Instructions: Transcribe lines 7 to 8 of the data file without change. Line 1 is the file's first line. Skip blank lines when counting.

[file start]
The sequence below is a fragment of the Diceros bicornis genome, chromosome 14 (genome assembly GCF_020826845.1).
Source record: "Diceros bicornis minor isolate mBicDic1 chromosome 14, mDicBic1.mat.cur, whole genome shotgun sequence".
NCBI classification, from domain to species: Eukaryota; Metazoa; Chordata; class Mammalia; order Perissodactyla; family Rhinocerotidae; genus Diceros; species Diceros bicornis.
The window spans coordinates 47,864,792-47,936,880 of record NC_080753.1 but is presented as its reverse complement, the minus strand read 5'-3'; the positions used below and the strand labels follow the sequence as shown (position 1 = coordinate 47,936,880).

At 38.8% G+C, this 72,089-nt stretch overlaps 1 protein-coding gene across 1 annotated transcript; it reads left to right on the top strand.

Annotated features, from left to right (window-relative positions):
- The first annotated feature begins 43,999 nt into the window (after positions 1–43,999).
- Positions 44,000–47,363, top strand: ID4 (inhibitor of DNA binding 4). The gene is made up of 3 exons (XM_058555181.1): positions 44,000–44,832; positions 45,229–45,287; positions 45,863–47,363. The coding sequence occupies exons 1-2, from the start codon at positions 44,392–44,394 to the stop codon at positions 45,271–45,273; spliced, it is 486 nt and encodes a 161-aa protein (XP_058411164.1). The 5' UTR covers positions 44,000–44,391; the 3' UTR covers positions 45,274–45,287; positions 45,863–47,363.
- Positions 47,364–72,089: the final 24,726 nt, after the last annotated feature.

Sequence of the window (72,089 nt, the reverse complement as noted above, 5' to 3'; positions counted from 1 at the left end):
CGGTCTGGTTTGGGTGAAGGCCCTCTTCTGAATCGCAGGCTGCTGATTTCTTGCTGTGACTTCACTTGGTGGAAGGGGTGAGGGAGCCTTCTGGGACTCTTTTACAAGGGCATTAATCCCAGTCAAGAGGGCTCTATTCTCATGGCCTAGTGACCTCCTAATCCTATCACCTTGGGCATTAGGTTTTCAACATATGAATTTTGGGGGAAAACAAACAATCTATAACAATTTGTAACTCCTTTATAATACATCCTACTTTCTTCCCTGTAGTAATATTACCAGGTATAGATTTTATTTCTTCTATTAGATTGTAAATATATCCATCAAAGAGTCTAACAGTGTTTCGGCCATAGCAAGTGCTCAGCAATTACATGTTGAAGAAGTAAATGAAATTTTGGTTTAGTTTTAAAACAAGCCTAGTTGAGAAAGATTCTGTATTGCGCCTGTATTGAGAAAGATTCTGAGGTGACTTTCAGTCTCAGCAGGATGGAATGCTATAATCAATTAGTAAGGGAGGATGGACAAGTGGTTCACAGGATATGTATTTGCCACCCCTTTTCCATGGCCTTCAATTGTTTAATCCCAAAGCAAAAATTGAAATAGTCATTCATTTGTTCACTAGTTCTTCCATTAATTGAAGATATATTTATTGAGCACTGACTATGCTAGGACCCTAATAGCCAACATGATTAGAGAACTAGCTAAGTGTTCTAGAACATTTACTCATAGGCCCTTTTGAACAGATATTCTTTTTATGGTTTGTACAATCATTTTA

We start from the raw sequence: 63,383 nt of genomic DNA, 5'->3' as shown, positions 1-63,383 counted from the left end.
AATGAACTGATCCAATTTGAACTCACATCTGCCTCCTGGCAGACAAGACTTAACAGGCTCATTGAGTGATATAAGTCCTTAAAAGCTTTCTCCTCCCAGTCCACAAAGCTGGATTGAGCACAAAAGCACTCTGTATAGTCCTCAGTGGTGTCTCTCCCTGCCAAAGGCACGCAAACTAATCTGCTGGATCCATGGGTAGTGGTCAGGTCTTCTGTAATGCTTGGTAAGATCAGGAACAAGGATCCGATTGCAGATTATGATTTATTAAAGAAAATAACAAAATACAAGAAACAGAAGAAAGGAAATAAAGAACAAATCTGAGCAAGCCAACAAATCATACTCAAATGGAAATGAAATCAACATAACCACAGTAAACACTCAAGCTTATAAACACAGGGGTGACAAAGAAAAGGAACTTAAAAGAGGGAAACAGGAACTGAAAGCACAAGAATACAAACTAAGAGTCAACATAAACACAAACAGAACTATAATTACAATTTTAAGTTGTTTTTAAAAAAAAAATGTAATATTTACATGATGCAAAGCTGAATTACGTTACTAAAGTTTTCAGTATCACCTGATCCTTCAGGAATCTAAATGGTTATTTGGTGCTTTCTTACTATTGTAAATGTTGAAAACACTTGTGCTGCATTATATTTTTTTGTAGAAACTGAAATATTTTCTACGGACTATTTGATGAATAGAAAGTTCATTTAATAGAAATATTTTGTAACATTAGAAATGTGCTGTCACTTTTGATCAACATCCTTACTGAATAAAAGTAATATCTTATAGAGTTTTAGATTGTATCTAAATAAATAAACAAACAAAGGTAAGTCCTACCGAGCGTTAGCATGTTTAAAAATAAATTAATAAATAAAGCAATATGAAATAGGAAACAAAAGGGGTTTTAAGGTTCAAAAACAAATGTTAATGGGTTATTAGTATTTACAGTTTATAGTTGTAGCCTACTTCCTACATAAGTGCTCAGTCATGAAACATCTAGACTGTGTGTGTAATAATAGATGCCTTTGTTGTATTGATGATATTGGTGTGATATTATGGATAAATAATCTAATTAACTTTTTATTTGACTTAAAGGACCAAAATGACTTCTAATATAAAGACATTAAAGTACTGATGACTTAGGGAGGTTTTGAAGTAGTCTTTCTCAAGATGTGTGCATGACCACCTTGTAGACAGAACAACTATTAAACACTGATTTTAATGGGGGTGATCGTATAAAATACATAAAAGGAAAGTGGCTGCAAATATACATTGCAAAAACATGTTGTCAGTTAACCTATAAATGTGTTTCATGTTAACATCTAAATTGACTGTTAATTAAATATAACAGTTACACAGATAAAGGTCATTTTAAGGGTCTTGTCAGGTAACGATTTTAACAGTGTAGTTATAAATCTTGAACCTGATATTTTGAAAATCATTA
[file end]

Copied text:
- The first annotated feature begins 43,999 nt into the window (after positions 1–43,999).
- Positions 44,000–47,363, top strand: ID4 (inhibitor of DNA binding 4). The gene is made up of 3 exons (XM_058555181.1): positions 44,000–44,832; positions 45,229–45,287; positions 45,863–47,363. The coding sequence occupies exons 1-2, from the start codon at positions 44,392–44,394 to the stop codon at positions 45,271–45,273; spliced, it is 486 nt and encodes a 161-aa protein (XP_058411164.1). The 5' UTR covers positions 44,000–44,391; the 3' UTR covers positions 45,274–45,287; positions 45,863–47,363.